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linternet

C question - am I missing something?

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I have a coworker who's looking to pick up C and his book/tutorial/course whatever asked him to take an array of integers with either a 0 or a 1 in it and flip the value to 1 if 0 and 0 if 1. For the second part of the exercise they asked him to do it without an if statement, for which they gave the following:

void flipper (int*numberArray, int arrayLength)
{
	int i;
	for (i = 0; i < arrayLength; i++)
	{
		numberArray[i] = !numberArray[i];
	}
}


Now, this works on the 3 compilers I tried it on, but as far as I know, 0 is false and true is anything non-zero so there would be no guarantee that this would work. Is there something in the standard that forces the result of !0 to be 1?

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Quote:
Original post by linternet
Now, this works on the 3 compilers I tried it on, but as far as I know, 0 is false and true is anything non-zero so there would be no guarantee that this would work.

Is there something in the standard that forces the result of !0 to be 1?

You got the true and non-zero the wrong way around. Anything non-zero is true, but that doesn't mean true is anything non-zero. True is guaranteed to evaluate to integer value 1, and any non-zero value is guaranteed to evaluate to boolean value true.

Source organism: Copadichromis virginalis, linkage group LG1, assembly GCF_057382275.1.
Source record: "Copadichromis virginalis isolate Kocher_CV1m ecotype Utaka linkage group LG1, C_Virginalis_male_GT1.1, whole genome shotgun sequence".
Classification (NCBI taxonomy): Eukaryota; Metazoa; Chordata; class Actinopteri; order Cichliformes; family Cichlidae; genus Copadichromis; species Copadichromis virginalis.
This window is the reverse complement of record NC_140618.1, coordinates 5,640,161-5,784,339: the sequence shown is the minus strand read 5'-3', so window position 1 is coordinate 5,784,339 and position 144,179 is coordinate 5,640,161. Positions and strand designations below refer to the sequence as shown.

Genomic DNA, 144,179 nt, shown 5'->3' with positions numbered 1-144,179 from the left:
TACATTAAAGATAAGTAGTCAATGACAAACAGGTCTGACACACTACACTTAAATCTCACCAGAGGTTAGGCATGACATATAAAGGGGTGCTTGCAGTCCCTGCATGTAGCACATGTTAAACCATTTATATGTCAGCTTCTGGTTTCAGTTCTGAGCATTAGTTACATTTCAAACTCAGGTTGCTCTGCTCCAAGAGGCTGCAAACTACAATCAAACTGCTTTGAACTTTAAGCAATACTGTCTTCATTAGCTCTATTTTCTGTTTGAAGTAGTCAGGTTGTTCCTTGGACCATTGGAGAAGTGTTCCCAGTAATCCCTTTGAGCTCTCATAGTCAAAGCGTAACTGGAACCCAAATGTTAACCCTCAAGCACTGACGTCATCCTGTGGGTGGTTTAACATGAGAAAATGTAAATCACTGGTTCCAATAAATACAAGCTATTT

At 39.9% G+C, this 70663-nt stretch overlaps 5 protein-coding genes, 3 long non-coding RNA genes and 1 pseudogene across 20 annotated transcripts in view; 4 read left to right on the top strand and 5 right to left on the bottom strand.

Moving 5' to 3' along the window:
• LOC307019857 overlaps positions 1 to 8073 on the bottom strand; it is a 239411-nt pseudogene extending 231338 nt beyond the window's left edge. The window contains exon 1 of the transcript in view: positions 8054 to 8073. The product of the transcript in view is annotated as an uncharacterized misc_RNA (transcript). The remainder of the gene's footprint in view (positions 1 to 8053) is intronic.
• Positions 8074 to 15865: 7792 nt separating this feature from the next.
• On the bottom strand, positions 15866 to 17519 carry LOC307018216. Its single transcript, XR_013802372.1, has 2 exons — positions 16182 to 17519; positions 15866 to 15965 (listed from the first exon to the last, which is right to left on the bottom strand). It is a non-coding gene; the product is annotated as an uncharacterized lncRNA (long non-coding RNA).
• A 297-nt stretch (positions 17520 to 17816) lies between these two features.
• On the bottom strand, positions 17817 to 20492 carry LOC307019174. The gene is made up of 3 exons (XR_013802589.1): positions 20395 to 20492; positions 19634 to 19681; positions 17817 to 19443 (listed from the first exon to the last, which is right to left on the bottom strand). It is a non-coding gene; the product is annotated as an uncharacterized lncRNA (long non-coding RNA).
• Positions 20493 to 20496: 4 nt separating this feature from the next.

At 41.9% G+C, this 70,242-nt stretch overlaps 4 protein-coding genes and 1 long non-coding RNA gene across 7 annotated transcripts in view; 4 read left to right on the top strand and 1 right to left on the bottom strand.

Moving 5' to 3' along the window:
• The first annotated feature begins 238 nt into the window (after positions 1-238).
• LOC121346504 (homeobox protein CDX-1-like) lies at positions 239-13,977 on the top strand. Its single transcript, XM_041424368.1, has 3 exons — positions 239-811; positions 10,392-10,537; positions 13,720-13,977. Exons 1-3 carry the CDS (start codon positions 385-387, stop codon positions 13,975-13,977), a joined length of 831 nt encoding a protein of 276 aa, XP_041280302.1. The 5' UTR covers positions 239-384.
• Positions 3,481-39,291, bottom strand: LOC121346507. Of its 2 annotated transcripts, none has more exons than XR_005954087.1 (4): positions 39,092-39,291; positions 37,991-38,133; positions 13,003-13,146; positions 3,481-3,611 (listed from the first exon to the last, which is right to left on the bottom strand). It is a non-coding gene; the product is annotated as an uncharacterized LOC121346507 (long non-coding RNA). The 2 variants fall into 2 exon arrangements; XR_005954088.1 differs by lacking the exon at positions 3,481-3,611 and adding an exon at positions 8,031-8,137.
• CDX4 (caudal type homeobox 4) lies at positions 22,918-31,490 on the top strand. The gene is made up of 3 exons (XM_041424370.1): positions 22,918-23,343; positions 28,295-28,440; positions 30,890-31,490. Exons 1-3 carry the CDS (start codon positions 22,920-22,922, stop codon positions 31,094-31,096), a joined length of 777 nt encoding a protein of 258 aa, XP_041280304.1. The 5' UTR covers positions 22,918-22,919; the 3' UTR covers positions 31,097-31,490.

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Quote:
Original post by linternet
I have a coworker who's looking to pick up C and his book/tutorial/course whatever asked him to take an array of integers with either a 0 or a 1 in it and flip the value to 1 if 0 and 0 if 1.

For the second part of the exercise they asked him to do it without an if statement, for which they gave the following:

*** Source Snippet Removed ***

Now, this works on the 3 compilers I tried it on, but as far as I know, 0 is false and true is anything non-zero so there would be no guarantee that this would work.

Is there something in the standard that forces the result of !0 to be 1?

The result of the ! operator is implicitly converted to type bool, so the result of this operation will always be true or false (ie. 1 or 0).

So after firing over the array, all the values that were 0 will now be 1 and everything else will be 0.

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Actually in C, the result of ! is an int, despite the fact the C99 added the _Bool type to the language. But yes, ! will result to either 0 or 1, according to the C standard.

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From the C99 standard, 6.5.33.5:

"
The result of the logical negation operator ! is 0 if the value of its operand compares unequal to 0, 1 if the value of its operand compares equal to 0. The result has type int. The expression !E is equivalent to (0==E).
"

I assume it was the same in C90.

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